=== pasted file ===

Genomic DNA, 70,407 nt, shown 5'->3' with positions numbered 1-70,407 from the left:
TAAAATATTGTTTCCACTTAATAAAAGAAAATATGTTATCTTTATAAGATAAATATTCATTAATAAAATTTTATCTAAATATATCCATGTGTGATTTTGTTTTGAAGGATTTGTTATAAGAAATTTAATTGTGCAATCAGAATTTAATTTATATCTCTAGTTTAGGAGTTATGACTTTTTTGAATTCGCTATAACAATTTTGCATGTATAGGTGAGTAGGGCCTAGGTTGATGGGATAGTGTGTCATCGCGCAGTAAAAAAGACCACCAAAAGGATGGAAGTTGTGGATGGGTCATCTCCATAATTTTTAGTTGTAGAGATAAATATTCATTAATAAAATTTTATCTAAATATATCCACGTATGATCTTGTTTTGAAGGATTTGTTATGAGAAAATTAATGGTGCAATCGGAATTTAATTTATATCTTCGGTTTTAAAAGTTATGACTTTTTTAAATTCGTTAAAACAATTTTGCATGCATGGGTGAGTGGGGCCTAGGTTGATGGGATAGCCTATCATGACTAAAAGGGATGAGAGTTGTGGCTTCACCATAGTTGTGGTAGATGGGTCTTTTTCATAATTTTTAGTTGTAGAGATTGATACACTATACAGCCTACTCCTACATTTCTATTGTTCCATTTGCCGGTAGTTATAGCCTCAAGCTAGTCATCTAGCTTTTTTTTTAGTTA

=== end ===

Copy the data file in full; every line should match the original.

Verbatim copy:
Genomic DNA, 70,407 nt, shown 5'->3' with positions numbered 1-70,407 from the left:
TAAAATATTGTTTCCACTTAATAAAAGAAAATATGTTATCTTTATAAGATAAATATTCATTAATAAAATTTTATCTAAATATATCCATGTGTGATTTTGTTTTGAAGGATTTGTTATAAGAAATTTAATTGTGCAATCAGAATTTAATTTATATCTCTAGTTTAGGAGTTATGACTTTTTTGAATTCGCTATAACAATTTTGCATGTATAGGTGAGTAGGGCCTAGGTTGATGGGATAGTGTGTCATCGCGCAGTAAAAAAGACCACCAAAAGGATGGAAGTTGTGGATGGGTCATCTCCATAATTTTTAGTTGTAGAGATAAATATTCATTAATAAAATTTTATCTAAATATATCCACGTATGATCTTGTTTTGAAGGATTTGTTATGAGAAAATTAATGGTGCAATCGGAATTTAATTTATATCTTCGGTTTTAAAAGTTATGACTTTTTTAAATTCGTTAAAACAATTTTGCATGCATGGGTGAGTGGGGCCTAGGTTGATGGGATAGCCTATCATGACTAAAAGGGATGAGAGTTGTGGCTTCACCATAGTTGTGGTAGATGGGTCTTTTTCATAATTTTTAGTTGTAGAGATTGATACACTATACAGCCTACTCCTACATTTCTATTGTTCCATTTGCCGGTAGTTATAGCCTCAAGCTAGTCATCTAGCTTTTTTTTTAGTTA